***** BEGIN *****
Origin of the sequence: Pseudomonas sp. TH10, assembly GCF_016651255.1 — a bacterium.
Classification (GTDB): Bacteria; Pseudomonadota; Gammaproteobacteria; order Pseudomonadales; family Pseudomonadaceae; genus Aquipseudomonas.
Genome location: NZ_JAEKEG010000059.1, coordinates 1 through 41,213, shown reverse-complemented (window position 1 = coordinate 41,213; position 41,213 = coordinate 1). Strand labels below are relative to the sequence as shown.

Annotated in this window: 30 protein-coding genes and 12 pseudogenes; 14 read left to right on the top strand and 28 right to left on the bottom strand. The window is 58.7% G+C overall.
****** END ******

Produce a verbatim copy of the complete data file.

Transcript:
Origin of the sequence: Pseudomonas sp. TH10, assembly GCF_016651255.1 — a bacterium.
Classification (GTDB): Bacteria; Pseudomonadota; Gammaproteobacteria; order Pseudomonadales; family Pseudomonadaceae; genus Aquipseudomonas.
Genome location: NZ_JAEKEG010000059.1, coordinates 1 through 41,213, shown reverse-complemented (window position 1 = coordinate 41,213; position 41,213 = coordinate 1). Strand labels below are relative to the sequence as shown.

Annotated in this window: 30 protein-coding genes and 12 pseudogenes; 14 read left to right on the top strand and 28 right to left on the bottom strand. The window is 58.7% G+C overall.